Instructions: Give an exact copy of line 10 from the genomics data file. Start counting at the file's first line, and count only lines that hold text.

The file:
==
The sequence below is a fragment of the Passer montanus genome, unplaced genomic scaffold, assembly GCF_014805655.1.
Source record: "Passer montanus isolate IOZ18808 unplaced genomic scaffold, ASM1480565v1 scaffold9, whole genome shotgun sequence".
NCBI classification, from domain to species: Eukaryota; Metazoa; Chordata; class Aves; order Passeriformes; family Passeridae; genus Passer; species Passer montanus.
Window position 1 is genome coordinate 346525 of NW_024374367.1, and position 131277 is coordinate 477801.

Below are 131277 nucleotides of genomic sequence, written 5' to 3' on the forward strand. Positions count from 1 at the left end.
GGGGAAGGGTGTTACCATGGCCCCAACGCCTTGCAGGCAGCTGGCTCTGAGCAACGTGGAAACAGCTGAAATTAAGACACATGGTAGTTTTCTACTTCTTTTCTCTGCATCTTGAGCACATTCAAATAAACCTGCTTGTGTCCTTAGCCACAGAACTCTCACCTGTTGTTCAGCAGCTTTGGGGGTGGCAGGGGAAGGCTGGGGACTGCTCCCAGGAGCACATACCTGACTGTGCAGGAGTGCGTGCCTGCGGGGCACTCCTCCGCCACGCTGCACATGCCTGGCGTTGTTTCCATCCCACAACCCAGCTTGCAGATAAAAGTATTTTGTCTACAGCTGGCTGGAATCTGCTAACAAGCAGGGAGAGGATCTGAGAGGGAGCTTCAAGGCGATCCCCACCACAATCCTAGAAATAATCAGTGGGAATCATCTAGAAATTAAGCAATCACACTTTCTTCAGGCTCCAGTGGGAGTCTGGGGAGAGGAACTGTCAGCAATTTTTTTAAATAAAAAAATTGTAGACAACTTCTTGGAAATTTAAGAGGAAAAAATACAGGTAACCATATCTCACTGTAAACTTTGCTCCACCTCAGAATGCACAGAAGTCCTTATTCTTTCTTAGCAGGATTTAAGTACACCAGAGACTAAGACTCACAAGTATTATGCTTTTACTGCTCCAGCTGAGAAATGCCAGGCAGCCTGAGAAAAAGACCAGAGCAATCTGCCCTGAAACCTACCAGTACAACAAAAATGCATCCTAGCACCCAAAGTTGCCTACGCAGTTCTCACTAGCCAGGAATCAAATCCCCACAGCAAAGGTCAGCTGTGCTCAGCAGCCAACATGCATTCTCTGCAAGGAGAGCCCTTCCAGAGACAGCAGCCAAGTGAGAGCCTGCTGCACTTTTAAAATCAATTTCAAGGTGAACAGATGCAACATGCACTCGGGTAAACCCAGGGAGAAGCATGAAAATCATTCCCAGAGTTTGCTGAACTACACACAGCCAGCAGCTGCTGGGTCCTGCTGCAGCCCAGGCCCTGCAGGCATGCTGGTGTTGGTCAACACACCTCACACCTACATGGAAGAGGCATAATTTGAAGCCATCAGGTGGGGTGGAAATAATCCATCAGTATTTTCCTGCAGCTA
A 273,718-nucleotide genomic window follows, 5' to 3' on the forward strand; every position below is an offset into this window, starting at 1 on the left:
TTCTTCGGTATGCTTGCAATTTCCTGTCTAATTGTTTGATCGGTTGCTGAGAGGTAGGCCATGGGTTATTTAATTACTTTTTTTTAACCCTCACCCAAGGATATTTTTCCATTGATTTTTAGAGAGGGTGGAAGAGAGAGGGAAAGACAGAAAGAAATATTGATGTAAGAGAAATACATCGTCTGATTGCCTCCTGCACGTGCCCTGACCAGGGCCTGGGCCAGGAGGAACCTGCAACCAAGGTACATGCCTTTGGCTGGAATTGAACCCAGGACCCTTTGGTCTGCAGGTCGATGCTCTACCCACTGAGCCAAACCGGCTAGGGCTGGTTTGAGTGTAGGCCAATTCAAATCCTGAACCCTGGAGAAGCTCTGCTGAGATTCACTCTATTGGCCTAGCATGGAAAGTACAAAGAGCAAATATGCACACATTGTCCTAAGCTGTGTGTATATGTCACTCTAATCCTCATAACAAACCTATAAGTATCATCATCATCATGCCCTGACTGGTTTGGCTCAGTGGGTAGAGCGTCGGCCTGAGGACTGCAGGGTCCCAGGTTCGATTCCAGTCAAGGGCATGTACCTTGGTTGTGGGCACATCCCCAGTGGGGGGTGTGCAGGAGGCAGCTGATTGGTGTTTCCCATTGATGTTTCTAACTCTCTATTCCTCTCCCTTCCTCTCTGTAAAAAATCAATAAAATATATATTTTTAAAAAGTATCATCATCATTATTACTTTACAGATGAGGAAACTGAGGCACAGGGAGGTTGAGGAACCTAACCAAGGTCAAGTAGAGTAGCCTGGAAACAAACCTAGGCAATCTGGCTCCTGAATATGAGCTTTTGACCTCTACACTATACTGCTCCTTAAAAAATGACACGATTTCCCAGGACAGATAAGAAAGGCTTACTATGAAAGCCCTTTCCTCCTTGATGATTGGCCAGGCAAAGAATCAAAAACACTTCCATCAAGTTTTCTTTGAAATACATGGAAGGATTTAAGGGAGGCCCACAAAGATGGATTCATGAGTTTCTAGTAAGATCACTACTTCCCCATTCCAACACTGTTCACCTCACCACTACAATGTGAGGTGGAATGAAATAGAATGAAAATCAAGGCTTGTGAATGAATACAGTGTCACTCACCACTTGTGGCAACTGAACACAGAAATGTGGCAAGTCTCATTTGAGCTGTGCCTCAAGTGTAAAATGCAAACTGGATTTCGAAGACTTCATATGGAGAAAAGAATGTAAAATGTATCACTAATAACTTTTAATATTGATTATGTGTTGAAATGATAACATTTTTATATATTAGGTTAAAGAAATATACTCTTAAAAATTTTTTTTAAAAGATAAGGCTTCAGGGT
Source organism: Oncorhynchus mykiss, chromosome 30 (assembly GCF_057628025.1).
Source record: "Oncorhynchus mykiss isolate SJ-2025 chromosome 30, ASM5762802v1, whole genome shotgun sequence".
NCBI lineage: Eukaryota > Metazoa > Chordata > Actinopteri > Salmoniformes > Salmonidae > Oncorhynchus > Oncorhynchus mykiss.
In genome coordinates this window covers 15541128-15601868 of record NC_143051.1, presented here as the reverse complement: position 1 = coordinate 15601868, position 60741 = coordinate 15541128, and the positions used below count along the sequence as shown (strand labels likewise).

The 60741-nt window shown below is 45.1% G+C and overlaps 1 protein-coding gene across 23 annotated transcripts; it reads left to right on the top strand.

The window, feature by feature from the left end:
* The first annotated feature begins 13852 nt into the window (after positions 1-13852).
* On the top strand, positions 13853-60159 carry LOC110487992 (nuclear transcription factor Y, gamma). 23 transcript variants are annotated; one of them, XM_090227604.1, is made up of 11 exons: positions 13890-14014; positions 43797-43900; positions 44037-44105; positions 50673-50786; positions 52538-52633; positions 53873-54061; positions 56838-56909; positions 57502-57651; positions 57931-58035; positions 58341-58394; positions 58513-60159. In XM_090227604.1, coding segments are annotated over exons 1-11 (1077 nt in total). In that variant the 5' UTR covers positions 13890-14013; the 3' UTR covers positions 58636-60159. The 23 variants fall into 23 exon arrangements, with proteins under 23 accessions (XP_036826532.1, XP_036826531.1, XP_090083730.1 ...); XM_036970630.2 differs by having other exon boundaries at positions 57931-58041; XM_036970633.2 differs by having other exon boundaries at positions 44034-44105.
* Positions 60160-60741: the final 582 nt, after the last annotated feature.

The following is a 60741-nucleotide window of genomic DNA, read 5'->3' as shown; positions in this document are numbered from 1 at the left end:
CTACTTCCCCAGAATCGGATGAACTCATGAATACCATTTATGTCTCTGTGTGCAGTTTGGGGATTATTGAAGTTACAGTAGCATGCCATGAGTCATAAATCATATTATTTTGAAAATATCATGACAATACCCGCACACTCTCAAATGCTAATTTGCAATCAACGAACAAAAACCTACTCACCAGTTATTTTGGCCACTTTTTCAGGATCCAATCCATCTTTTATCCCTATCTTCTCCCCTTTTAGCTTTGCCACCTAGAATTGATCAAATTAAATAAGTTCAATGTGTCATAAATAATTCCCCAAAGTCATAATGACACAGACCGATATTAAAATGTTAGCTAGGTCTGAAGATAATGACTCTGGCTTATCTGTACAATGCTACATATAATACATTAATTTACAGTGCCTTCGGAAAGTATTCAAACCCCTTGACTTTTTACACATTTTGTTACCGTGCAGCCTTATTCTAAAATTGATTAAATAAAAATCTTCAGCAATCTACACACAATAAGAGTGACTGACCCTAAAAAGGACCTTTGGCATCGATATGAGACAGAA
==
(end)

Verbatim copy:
Source record: "Oncorhynchus mykiss isolate SJ-2025 chromosome 30, ASM5762802v1, whole genome shotgun sequence".